I politely informed Schroeder that the documents had been in my possession for more than two years, that material from them was already incorporated into my manuscript, and that the Carter administration had spent 10 months reviewing them before releasing the documents to me. There had been no mistake. In addition, because the documents raised questions about criminal activities by the NSA and CIA, I felt it was important for the public to be informed. In the end, we agreed to another meeting – but this time I insisted that since I had traveled to Washington for the first meeting, they would come to Boston for the next one.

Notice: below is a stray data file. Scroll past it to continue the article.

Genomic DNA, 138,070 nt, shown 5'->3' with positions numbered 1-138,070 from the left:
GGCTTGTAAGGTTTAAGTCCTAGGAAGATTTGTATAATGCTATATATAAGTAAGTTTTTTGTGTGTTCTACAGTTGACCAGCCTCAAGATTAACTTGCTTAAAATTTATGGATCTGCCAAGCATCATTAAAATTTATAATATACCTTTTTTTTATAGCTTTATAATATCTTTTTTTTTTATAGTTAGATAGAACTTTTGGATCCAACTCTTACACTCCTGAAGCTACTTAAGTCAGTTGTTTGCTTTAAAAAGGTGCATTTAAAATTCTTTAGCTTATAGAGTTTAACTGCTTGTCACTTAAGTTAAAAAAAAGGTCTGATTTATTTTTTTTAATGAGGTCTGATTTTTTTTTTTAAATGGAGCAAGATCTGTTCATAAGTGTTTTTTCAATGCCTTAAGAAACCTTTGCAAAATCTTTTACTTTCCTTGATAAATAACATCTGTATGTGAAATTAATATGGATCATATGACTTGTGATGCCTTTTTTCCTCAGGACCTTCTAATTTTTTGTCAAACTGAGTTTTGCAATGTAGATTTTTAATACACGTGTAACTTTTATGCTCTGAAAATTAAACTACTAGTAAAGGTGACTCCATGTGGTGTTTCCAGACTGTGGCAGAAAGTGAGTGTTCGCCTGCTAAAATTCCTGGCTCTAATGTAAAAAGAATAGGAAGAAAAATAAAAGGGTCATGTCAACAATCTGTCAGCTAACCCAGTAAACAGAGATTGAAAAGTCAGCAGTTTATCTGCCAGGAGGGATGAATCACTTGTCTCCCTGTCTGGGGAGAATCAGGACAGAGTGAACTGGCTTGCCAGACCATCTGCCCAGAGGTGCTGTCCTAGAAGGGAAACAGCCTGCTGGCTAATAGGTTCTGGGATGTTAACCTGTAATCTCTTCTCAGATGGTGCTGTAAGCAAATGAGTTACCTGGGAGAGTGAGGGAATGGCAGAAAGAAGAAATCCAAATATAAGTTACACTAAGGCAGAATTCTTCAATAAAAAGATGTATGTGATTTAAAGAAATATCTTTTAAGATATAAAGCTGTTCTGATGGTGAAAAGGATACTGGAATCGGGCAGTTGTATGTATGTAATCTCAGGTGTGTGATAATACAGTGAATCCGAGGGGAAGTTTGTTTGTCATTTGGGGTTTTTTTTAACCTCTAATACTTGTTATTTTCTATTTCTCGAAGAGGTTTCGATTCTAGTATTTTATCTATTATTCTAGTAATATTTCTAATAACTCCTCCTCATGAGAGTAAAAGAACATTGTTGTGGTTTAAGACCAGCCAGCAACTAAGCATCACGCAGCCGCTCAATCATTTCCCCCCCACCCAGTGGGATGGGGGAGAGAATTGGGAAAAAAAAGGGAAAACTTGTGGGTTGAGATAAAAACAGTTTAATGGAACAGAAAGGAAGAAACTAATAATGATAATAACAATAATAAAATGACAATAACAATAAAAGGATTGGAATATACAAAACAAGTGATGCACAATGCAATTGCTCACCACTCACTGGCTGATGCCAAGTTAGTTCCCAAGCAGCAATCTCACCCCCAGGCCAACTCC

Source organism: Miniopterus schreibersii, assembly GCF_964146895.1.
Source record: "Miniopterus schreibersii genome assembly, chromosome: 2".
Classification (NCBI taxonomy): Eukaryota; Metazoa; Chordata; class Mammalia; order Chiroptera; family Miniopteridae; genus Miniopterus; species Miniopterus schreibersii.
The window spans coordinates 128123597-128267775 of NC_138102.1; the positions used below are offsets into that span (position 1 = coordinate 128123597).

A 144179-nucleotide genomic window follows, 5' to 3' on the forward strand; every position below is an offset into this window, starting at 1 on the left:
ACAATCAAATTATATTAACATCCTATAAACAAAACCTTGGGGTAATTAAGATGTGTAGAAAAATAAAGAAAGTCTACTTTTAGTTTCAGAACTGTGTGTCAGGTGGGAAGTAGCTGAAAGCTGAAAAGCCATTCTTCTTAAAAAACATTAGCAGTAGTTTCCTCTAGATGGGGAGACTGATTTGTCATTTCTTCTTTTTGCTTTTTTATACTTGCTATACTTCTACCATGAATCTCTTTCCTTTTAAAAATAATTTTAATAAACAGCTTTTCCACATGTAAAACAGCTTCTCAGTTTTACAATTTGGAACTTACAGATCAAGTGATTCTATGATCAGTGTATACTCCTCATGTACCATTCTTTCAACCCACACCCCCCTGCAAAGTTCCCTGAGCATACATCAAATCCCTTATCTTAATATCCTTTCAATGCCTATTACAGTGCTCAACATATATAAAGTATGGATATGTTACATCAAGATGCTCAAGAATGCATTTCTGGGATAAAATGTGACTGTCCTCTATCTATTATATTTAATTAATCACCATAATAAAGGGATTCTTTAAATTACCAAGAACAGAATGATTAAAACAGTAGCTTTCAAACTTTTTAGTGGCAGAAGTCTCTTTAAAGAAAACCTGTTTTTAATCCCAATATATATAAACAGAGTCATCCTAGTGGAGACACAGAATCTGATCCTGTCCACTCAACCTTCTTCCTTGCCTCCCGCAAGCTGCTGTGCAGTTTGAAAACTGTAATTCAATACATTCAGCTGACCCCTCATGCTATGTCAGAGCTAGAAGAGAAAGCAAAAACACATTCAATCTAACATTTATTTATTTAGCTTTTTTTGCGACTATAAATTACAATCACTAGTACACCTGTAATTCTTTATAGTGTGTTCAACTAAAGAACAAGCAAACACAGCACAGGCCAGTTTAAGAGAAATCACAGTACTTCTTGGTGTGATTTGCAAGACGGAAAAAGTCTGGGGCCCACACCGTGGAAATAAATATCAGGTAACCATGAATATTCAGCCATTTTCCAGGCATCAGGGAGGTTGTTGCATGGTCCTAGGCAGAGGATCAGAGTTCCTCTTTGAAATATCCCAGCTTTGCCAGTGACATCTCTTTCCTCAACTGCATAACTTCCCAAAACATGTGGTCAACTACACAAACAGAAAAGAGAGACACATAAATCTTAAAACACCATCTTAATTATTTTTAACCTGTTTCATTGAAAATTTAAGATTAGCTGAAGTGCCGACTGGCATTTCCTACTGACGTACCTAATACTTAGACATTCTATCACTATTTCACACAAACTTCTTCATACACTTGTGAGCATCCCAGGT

The second meeting took place on August 14, in the editorial conference room of my publisher, Houghton Mifflin, on Beacon Hill. This time, the government dispensed with any attempt at politeness. Accompanying Schroeder were the NSA’s general counsel, Daniel Schwartz, and the agency’s director of policy, Eugene Yeates. They immediately began by interrogating me. How many copies of the document I had made? Whom I had given them to? Where were the documents now located? I responded that none of those questions were on the agenda; since my attorney could not be present, we had agreed in advance that the meeting was simply to allow them to explain the government’s position. Any questions, I said, would have to go through Mark Lynch. I pointed to the phone.
After placing a call to Lynch, Schroeder brought up the possibility of using the espionage statute to force me to return the documents. Lynch immediately asked to speak with me privately.